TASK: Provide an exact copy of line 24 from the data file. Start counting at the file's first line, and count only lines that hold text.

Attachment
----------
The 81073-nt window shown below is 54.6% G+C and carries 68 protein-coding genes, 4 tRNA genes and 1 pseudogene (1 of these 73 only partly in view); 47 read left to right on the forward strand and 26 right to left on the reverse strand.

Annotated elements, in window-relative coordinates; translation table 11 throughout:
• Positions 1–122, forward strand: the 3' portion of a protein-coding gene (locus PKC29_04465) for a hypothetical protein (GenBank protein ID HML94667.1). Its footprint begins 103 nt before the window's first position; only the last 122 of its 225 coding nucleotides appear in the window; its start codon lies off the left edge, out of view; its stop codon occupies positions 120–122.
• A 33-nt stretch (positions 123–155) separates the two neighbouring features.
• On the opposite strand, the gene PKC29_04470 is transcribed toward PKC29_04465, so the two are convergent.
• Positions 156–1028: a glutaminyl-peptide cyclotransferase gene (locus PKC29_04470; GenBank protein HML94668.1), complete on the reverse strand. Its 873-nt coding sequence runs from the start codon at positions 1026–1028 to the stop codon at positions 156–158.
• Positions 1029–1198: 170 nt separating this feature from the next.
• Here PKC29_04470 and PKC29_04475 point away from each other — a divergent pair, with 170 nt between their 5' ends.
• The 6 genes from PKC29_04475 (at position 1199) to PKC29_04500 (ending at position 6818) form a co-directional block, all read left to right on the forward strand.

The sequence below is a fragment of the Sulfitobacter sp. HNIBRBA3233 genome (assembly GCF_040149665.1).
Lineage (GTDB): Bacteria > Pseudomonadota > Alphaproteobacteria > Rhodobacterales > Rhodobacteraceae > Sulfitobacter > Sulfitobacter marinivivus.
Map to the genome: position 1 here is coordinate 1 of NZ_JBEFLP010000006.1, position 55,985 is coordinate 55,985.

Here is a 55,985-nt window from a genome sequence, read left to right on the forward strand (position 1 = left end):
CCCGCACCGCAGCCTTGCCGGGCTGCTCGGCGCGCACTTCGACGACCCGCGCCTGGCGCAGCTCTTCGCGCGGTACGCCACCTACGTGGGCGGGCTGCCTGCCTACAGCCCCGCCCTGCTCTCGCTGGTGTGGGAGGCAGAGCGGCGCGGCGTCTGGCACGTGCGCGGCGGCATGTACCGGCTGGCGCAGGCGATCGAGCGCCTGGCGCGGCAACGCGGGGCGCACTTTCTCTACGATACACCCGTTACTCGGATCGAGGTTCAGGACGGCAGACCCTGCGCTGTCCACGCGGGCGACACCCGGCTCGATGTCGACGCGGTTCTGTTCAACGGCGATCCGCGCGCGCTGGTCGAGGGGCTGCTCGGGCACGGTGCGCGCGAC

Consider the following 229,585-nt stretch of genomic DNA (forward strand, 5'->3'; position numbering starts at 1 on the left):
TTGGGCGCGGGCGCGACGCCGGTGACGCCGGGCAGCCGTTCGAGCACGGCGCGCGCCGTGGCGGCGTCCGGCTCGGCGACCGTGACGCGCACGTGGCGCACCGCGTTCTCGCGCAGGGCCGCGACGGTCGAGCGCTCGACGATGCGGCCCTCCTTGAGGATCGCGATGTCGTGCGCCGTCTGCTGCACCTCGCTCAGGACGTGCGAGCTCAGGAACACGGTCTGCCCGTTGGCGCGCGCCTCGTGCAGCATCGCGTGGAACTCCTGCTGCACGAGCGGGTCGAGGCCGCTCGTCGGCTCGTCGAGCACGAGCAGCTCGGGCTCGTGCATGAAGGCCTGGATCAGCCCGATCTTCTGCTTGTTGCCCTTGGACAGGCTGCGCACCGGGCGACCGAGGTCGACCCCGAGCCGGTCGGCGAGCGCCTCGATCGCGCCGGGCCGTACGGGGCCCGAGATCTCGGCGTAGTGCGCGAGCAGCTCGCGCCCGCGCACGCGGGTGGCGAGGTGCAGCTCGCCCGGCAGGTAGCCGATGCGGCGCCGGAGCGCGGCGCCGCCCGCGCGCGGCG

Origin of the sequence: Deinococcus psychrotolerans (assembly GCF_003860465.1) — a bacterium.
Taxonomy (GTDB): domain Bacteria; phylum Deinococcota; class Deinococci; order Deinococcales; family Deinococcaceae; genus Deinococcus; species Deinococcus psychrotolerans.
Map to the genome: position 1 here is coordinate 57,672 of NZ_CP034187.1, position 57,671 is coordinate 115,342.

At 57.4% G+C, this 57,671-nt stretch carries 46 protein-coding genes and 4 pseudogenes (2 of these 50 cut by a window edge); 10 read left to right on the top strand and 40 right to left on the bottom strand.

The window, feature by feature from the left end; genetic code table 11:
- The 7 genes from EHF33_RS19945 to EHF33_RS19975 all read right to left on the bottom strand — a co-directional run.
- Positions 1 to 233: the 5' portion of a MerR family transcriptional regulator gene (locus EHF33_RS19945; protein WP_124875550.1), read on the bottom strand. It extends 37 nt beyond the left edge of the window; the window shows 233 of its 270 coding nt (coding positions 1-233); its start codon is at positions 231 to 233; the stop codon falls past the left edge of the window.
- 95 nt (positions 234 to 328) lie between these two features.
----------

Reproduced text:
- 95 nt (positions 234 to 328) lie between these two features.